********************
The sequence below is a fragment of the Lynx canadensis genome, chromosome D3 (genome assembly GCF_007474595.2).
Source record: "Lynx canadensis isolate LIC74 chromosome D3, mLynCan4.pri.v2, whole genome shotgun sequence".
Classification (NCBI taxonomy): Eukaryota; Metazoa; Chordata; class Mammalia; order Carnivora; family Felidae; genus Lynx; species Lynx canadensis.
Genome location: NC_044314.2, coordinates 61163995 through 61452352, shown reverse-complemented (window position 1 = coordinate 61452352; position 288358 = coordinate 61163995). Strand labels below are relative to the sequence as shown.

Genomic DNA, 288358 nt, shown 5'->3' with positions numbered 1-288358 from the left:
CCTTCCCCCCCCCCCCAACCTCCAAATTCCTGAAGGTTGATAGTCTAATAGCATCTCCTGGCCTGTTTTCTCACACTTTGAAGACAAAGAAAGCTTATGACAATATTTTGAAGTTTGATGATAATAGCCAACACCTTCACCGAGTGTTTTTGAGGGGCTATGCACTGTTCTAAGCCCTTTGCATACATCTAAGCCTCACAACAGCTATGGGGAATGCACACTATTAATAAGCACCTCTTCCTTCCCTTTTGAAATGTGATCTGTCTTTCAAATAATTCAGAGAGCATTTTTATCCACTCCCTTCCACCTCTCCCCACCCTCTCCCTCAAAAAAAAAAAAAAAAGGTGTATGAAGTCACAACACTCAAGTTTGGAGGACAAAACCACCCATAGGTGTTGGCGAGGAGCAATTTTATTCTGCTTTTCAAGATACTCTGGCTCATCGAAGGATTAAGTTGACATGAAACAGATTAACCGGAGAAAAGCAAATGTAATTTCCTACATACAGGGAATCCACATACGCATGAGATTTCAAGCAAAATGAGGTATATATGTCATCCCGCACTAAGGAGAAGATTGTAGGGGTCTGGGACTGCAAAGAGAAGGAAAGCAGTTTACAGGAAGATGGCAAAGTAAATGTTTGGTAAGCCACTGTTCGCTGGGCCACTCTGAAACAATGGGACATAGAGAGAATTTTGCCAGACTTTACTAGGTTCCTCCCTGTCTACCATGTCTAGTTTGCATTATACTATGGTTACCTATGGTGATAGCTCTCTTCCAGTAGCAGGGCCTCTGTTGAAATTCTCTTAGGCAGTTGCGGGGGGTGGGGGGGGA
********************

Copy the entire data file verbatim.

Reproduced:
The sequence below is a fragment of the Lynx canadensis genome, chromosome D3 (genome assembly GCF_007474595.2).
Source record: "Lynx canadensis isolate LIC74 chromosome D3, mLynCan4.pri.v2, whole genome shotgun sequence".
Classification (NCBI taxonomy): Eukaryota; Metazoa; Chordata; class Mammalia; order Carnivora; family Felidae; genus Lynx; species Lynx canadensis.
Genome location: NC_044314.2, coordinates 61163995 through 61452352, shown reverse-complemented (window position 1 = coordinate 61452352; position 288358 = coordinate 61163995). Strand labels below are relative to the sequence as shown.

Genomic DNA, 288358 nt, shown 5'->3' with positions numbered 1-288358 from the left:
CCTTCCCCCCCCCCCCAACCTCCAAATTCCTGAAGGTTGATAGTCTAATAGCATCTCCTGGCCTGTTTTCTCACACTTTGAAGACAAAGAAAGCTTATGACAATATTTTGAAGTTTGATGATAATAGCCAACACCTTCACCGAGTGTTTTTGAGGGGCTATGCACTGTTCTAAGCCCTTTGCATACATCTAAGCCTCACAACAGCTATGGGGAATGCACACTATTAATAAGCACCTCTTCCTTCCCTTTTGAAATGTGATCTGTCTTTCAAATAATTCAGAGAGCATTTTTATCCACTCCCTTCCACCTCTCCCCACCCTCTCCCTCAAAAAAAAAAAAAAAAGGTGTATGAAGTCACAACACTCAAGTTTGGAGGACAAAACCACCCATAGGTGTTGGCGAGGAGCAATTTTATTCTGCTTTTCAAGATACTCTGGCTCATCGAAGGATTAAGTTGACATGAAACAGATTAACCGGAGAAAAGCAAATGTAATTTCCTACATACAGGGAATCCACATACGCATGAGATTTCAAGCAAAATGAGGTATATATGTCATCCCGCACTAAGGAGAAGATTGTAGGGGTCTGGGACTGCAAAGAGAAGGAAAGCAGTTTACAGGAAGATGGCAAAGTAAATGTTTGGTAAGCCACTGTTCGCTGGGCCACTCTGAAACAATGGGACATAGAGAGAATTTTGCCAGACTTTACTAGGTTCCTCCCTGTCTACCATGTCTAGTTTGCATTATACTATGGTTACCTATGGTGATAGCTCTCTTCCAGTAGCAGGGCCTCTGTTGAAATTCTCTTAGGCAGTTGCGGGGGGTGGGGGGGGA